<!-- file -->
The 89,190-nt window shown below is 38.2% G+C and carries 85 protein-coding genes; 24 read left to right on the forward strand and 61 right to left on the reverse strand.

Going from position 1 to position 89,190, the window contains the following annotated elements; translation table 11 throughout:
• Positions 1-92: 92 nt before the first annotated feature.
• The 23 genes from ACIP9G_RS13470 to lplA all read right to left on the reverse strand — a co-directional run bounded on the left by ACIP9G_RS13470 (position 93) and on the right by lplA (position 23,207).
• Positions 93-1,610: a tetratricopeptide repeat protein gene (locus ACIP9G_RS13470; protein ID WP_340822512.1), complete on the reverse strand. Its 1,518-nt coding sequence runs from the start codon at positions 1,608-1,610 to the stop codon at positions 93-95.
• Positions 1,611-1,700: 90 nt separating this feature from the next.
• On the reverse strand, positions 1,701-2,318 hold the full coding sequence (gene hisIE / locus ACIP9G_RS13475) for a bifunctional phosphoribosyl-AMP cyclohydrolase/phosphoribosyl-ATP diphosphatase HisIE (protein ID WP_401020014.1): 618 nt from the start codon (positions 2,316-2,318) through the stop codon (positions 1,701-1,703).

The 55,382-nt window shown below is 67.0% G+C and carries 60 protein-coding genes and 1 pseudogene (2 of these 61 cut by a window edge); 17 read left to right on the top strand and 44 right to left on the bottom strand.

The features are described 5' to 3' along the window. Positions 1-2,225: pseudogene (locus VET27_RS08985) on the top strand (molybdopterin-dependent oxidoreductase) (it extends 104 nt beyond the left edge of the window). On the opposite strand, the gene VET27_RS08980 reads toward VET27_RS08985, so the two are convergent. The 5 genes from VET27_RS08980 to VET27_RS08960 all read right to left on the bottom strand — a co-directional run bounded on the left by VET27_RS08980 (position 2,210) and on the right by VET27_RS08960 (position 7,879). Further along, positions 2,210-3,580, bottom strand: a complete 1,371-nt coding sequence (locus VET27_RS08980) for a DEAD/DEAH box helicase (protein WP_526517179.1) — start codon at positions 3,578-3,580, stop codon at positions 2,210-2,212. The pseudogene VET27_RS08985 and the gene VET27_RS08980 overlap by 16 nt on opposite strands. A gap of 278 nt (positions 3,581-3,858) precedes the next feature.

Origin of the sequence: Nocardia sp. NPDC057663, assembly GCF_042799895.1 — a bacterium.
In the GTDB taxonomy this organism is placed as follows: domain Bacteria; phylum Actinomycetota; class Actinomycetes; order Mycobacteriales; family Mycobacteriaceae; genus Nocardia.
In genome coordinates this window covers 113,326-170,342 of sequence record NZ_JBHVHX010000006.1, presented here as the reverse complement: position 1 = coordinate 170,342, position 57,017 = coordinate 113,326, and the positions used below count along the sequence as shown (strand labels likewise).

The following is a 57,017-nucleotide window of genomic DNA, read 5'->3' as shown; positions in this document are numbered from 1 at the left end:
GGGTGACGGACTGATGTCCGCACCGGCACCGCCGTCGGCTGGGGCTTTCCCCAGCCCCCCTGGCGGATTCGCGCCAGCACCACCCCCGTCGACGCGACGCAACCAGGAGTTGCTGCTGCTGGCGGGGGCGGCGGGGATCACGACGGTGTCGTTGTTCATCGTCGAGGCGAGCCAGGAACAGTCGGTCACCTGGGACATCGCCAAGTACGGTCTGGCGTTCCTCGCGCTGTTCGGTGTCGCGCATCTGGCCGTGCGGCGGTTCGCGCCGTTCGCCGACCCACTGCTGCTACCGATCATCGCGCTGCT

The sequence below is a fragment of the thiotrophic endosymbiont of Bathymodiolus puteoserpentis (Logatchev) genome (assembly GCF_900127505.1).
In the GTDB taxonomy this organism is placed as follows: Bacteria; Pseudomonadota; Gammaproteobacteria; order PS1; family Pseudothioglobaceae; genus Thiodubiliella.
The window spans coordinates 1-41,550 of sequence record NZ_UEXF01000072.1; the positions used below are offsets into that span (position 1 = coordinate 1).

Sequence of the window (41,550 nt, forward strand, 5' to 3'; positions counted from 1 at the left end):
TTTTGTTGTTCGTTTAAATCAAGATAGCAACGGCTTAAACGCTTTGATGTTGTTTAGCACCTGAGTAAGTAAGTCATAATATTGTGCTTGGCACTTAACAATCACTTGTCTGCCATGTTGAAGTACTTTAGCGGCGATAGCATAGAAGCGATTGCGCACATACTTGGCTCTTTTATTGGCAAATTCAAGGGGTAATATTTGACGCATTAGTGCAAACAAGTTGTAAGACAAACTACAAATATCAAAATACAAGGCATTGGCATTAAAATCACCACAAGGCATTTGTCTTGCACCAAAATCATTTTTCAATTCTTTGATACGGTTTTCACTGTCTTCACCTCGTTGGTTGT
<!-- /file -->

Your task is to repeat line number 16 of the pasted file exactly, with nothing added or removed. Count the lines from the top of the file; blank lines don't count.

In the GTDB taxonomy this organism is placed as follows: Bacteria; Pseudomonadota; Gammaproteobacteria; order PS1; family Pseudothioglobaceae; genus Thiodubiliella.